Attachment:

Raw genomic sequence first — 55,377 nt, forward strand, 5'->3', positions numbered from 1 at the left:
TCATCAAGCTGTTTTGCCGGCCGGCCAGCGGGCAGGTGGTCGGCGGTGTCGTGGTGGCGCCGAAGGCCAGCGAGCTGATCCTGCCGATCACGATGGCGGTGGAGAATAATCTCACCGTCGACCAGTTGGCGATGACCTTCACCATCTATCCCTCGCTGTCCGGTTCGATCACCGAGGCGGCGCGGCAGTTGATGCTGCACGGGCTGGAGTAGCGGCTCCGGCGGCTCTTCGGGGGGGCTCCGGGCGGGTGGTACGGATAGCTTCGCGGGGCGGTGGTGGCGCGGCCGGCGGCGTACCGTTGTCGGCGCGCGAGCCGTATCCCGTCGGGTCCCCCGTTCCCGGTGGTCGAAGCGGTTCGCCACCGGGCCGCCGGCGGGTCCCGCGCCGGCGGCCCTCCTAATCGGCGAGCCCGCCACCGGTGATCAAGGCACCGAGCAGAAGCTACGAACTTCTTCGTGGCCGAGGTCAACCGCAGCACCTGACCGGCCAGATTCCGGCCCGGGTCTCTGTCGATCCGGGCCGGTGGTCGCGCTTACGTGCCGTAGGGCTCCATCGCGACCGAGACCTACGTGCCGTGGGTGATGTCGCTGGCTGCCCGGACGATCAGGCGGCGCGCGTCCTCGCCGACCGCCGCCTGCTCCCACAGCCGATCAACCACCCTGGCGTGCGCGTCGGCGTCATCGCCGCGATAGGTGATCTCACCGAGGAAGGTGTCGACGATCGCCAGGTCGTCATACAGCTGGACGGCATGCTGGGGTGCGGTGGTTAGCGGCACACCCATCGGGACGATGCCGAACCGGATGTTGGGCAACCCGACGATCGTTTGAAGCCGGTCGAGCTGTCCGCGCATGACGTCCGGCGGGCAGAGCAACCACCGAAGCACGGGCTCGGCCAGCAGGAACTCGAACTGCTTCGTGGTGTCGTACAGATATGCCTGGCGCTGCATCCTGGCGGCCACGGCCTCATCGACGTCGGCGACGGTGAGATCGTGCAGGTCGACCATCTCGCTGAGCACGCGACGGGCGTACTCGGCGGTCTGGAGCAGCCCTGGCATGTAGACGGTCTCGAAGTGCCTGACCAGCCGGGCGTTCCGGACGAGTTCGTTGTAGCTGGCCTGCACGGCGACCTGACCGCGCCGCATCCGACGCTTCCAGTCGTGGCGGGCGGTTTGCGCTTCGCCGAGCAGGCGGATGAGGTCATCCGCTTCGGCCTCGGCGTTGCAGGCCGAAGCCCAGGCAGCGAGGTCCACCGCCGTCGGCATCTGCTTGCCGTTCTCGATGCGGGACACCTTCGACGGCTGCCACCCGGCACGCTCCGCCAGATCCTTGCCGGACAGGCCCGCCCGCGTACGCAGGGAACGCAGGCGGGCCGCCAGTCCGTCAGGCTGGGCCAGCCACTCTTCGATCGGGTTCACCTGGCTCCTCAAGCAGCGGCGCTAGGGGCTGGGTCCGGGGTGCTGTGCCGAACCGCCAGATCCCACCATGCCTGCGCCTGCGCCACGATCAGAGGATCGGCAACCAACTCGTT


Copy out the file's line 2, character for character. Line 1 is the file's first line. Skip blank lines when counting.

TCATCAAGCTGTTTTGCCGGCCGGCCAGCGGGCAGGTGGTCGGCGGTGTCGTGGTGGCGCCGAAGGCCAGCGAGCTGATCCTGCCGATCACGATGGCGGTGGAGAATAATCTCACCGTCGACCAGTTGGCGATGACCTTCACCATCTATCCCTCGCTGTCCGGTTCGATCACCGAGGCGGCGCGGCAGTTGATGCTGCACGGGCTGGAGTAGCGGCTCCGGCGGCTCTTCGGGGGGGCTCCGGGCGGGTGGTACGGATAGCTTCGCGGGGCGGTGGTGGCGCGGCCGGCGGCGTACCGTTGTCGGCGCGCGAGCCGTATCCCGTCGGGTCCCCCGTTCCCGGTGGTCGAAGCGGTTCGCCACCGGGCCGCCGGCGGGTCCCGCGCCGGCGGCCCTCCTAATCGGCGAGCCCGCCACCGGTGATCAAGGCACCGAGCAGAAGCTACGAACTTCTTCGTGGCCGAGGTCAACCGCAGCACCTGACCGGCCAGATTCCGGCCCGGGTCTCTGTCGATCCGGGCCGGTGGTCGCGCTTACGTGCCGTAGGGCTCCATCGCGACCGAGACCTACGTGCCGTGGGTGATGTCGCTGGCTGCCCGGACGATCAGGCGGCGCGCGTCCTCGCCGACCGCCGCCTGCTCCCACAGCCGATCAACCACCCTGGCGTGCGCGTCGGCGTCATCGCCGCGATAGGTGATCTCACCGAGGAAGGTGTCGACGATCGCCAGGTCGTCATACAGCTGGACGGCATGCTGGGGTGCGGTGGTTAGCGGCACACCCATCGGGACGATGCCGAACCGGATGTTGGGCAACCCGACGATCGTTTGAAGCCGGTCGAGCTGTCCGCGCATGACGTCCGGCGGGCAGAGCAACCACCGAAGCACGGGCTCGGCCAGCAGGAACTCGAACTGCTTCGTGGTGTCGTACAGATATGCCTGGCGCTGCATCCTGGCGGCCACGGCCTCATCGACGTCGGCGACGGTGAGATCGTGCAGGTCGACCATCTCGCTGAGCACGCGACGGGCGTACTCGGCGGTCTGGAGCAGCCCTGGCATGTAGACGGTCTCGAAGTGCCTGACCAGCCGGGCGTTCCGGACGAGTTCGTTGTAGCTGGCCTGCACGGCGACCTGACCGCGCCGCATCCGACGCTTCCAGTCGTGGCGGGCGGTTTGCGCTTCGCCGAGCAGGCGGATGAGGTCATCCGCTTCGGCCTCGGCGTTGCAGGCCGAAGCCCAGGCAGCGAGGTCCACCGCCGTCGGCATCTGCTTGCCGTTCTCGATGCGGGACACCTTCGACGGCTGCCACCCGGCACGCTCCGCCAGATCCTTGCCGGACAGGCCCGCCCGCGTACGCAGGGAACGCAGGCGGGCCGCCAGTCCGTCAGGCTGGGCCAGCCACTCTTCGATCGGGTTCACCTGGCTCCTCAAGCAGCGGCGCTAGGGGCTGGGTCCGGGGTGCTGTGCCGAACCGCCAGATCCCACCATGCCTGCGCCTGCGCCACGATCAGAGGATCGGCAACCAACTCGTT